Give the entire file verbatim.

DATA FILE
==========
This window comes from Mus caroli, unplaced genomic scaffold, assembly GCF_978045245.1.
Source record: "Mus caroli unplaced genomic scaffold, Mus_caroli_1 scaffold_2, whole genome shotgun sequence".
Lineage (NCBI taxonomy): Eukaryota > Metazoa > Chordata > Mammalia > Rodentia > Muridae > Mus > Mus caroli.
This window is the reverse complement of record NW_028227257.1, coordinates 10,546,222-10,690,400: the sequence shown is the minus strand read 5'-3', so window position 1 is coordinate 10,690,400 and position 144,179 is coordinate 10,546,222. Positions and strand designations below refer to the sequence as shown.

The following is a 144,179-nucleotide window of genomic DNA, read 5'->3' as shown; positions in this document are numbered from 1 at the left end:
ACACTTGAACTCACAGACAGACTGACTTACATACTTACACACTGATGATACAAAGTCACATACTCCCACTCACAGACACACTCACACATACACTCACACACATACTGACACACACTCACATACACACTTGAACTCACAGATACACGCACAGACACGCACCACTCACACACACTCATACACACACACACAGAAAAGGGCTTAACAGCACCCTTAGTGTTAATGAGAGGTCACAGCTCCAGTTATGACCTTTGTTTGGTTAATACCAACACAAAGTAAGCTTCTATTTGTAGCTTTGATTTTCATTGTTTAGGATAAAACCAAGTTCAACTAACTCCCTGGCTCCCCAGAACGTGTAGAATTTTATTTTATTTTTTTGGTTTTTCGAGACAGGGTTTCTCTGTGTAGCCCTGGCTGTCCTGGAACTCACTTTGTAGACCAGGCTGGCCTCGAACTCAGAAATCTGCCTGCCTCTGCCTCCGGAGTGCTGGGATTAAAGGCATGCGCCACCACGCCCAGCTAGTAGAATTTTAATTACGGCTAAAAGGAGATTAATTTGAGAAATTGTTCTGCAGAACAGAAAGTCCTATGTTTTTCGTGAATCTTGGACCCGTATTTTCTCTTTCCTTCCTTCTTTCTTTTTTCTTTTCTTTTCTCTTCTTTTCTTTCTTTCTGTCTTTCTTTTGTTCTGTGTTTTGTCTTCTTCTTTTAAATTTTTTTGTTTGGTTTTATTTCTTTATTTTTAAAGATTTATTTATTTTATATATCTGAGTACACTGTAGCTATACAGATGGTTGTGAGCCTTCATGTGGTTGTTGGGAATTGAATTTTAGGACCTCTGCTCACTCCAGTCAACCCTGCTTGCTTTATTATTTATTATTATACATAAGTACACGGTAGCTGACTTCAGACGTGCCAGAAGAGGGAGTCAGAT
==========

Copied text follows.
This window comes from Mus caroli, unplaced genomic scaffold, assembly GCF_978045245.1.
Source record: "Mus caroli unplaced genomic scaffold, Mus_caroli_1 scaffold_2, whole genome shotgun sequence".
Lineage (NCBI taxonomy): Eukaryota > Metazoa > Chordata > Mammalia > Rodentia > Muridae > Mus > Mus caroli.
This window is the reverse complement of record NW_028227257.1, coordinates 10,546,222-10,690,400: the sequence shown is the minus strand read 5'-3', so window position 1 is coordinate 10,690,400 and position 144,179 is coordinate 10,546,222. Positions and strand designations below refer to the sequence as shown.

The following is a 144,179-nucleotide window of genomic DNA, read 5'->3' as shown; positions in this document are numbered from 1 at the left end:
ACACTTGAACTCACAGACAGACTGACTTACATACTTACACACTGATGATACAAAGTCACATACTCCCACTCACAGACACACTCACACATACACTCACACACATACTGACACACACTCACATACACACTTGAACTCACAGATACACGCACAGACACGCACCACTCACACACACTCATACACACACACACAGAAAAGGGCTTAACAGCACCCTTAGTGTTAATGAGAGGTCACAGCTCCAGTTATGACCTTTGTTTGGTTAATACCAACACAAAGTAAGCTTCTATTTGTAGCTTTGATTTTCATTGTTTAGGATAAAACCAAGTTCAACTAACTCCCTGGCTCCCCAGAACGTGTAGAATTTTATTTTATTTTTTTGGTTTTTCGAGACAGGGTTTCTCTGTGTAGCCCTGGCTGTCCTGGAACTCACTTTGTAGACCAGGCTGGCCTCGAACTCAGAAATCTGCCTGCCTCTGCCTCCGGAGTGCTGGGATTAAAGGCATGCGCCACCACGCCCAGCTAGTAGAATTTTAATTACGGCTAAAAGGAGATTAATTTGAGAAATTGTTCTGCAGAACAGAAAGTCCTATGTTTTTCGTGAATCTTGGACCCGTATTTTCTCTTTCCTTCCTTCTTTCTTTTTTCTTTTCTTTTCTCTTCTTTTCTTTCTTTCTGTCTTTCTTTTGTTCTGTGTTTTGTCTTCTTCTTTTAAATTTTTTTGTTTGGTTTTATTTCTTTATTTTTAAAGATTTATTTATTTTATATATCTGAGTACACTGTAGCTATACAGATGGTTGTGAGCCTTCATGTGGTTGTTGGGAATTGAATTTTAGGACCTCTGCTCACTCCAGTCAACCCTGCTTGCTTTATTATTTATTATTATACATAAGTACACGGTAGCTGACTTCAGACGTGCCAGAAGAGGGAGTCAGAT